I’ve said it before and I’ll say it again: If you’re going to work from home as a freelance writer, you need a website.
Not just any website, either.
It’s gotta be good.
If you’re reading this as part of the series, we’ve already covered:
How To Land More Of The Work You Love With Your Website, which shows you how to design your site to target your market and build a client roster of projects you actually enjoy working on and…
Effective & Proven Marketing Elements That Take Your Website To The Next Level where we look at design elements like testimonials, graphics, logos, and pages and how they can be used to create a website full of sales copy that sells your services 24/7.
You’re more than welcome to go back and re-read these before we get started because in this portion we’ll be looking at the published sites of other freelancers for inspiration. I’ve included a link to each site so you can view it live and experience the design for yourself, but I’ve also included lots and lots of screenshots and examples of the elements I’ve suggested using—plus, just plain cool, creative, and functional web designs.
While we’re clicking around, checking out ideas for your site, pay special attention to each site’s menu and pages. Click on them to see how other writers have organized their professional information—it can give you ideas for your own pages.
Also, a word of caution. Unless you have a minimum project price due to your influence and experience, I don’t suggest posting your rates on your website. While it may seem like a service to your clients, you’ll soon find clients quoting your rate page to you in an effort to command the lowest price possible for your work, despite the extra tasks, costs, add-ons, and edits they might also assign.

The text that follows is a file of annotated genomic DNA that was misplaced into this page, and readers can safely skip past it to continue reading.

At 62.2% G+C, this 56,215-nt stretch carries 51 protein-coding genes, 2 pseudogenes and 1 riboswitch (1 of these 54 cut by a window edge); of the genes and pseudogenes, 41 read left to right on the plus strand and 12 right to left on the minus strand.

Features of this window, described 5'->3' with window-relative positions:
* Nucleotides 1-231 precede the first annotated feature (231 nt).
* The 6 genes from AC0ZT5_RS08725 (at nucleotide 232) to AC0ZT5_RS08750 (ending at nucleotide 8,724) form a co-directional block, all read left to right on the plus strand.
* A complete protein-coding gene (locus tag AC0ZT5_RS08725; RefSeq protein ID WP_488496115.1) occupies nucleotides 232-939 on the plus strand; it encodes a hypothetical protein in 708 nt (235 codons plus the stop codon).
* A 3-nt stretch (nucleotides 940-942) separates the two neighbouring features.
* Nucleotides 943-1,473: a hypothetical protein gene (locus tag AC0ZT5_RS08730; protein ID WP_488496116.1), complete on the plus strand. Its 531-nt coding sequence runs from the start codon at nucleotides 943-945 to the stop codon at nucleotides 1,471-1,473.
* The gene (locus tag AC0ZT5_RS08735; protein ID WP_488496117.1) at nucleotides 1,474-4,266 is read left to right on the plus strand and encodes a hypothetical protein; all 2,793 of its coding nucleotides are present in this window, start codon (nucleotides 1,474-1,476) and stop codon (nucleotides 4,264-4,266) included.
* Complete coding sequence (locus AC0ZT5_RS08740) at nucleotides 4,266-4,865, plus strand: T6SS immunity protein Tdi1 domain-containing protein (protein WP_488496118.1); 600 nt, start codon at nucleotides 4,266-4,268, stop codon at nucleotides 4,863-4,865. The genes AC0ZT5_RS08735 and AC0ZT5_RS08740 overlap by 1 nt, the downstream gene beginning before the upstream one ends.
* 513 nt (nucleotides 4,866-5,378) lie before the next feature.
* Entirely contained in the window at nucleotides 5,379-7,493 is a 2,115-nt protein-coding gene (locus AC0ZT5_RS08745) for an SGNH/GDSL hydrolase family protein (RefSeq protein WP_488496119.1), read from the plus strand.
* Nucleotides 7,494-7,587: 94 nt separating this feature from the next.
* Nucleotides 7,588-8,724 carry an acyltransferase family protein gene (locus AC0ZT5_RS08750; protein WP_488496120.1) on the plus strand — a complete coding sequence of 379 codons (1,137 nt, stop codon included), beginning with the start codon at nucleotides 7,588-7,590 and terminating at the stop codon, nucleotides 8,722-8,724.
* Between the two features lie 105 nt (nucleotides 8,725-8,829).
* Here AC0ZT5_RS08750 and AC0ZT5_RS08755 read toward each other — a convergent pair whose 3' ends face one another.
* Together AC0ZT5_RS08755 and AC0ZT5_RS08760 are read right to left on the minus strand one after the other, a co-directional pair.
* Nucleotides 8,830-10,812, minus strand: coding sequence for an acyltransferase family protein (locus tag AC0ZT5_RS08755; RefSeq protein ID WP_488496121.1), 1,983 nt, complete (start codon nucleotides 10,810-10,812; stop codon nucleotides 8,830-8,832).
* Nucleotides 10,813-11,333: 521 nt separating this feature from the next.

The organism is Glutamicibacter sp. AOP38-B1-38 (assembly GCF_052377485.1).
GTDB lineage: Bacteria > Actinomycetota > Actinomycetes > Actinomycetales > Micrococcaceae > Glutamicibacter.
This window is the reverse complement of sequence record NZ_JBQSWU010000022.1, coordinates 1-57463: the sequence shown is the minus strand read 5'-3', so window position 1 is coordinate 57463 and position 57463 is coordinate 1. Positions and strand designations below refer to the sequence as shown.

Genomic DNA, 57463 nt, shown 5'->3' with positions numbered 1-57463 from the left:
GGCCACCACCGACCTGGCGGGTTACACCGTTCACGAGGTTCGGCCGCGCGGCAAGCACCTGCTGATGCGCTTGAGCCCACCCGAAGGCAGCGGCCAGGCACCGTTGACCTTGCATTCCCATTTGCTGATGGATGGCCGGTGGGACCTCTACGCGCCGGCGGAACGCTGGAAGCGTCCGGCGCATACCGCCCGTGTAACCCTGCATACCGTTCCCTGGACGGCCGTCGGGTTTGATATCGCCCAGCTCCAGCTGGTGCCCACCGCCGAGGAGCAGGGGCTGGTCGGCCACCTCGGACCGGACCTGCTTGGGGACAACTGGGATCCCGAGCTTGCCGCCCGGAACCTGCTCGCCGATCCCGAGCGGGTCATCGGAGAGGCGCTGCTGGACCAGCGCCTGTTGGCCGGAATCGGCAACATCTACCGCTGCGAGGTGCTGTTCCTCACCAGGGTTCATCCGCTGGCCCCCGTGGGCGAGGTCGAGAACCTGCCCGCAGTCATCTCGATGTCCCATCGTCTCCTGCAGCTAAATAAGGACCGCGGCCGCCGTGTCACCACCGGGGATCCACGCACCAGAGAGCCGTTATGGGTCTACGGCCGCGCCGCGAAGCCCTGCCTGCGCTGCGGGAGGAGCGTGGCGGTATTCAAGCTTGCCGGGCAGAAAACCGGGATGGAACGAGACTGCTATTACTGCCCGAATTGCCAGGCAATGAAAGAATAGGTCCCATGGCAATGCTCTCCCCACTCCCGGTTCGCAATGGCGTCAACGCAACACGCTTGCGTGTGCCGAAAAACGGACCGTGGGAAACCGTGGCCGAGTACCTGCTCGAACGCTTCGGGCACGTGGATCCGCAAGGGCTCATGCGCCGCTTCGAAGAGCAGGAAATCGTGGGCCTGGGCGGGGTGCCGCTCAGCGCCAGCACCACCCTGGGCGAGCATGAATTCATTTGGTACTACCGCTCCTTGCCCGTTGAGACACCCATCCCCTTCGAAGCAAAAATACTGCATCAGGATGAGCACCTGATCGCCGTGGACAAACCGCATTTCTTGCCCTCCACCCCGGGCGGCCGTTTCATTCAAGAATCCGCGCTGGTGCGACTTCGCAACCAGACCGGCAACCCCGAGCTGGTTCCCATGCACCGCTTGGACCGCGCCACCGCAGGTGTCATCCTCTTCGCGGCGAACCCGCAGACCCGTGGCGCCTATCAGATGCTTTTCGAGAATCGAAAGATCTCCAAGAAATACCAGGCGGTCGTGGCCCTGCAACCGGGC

I find it’s best to price your services on a per-project basis, especially with new clients. This will also allow you to raise your rates as you gain experience without having to update your website.
If you’re going to post your rates no matter what I say, at least go high to weed out the bargain-hunters.
Now, on to some cool design!
Branded Logos – Kristi Hines
We’re going to start with the website of freelance writer and digital marketer, Kristi Hines, whose site stats must have exploded when Carol Tice featured her in Make A Living Writing’s 10 Writer Websites That Kick Butt and Get Clients. For good reason, too, because Kristi’s clean design allows her supportive elements speak for her expertise.
Her home page features the logos of companies she’s worked with and they highlight her expertise, marketing, which I’m sure lands her more gigs writing about…you guessed it! Marketing!
You can do the same with your niche to draw specific assignments.
Plus, using the names of well-known clients lends you even more authority—and speaking of authority, Kristi has also included badges on her home page to display her certifications. Nice idea!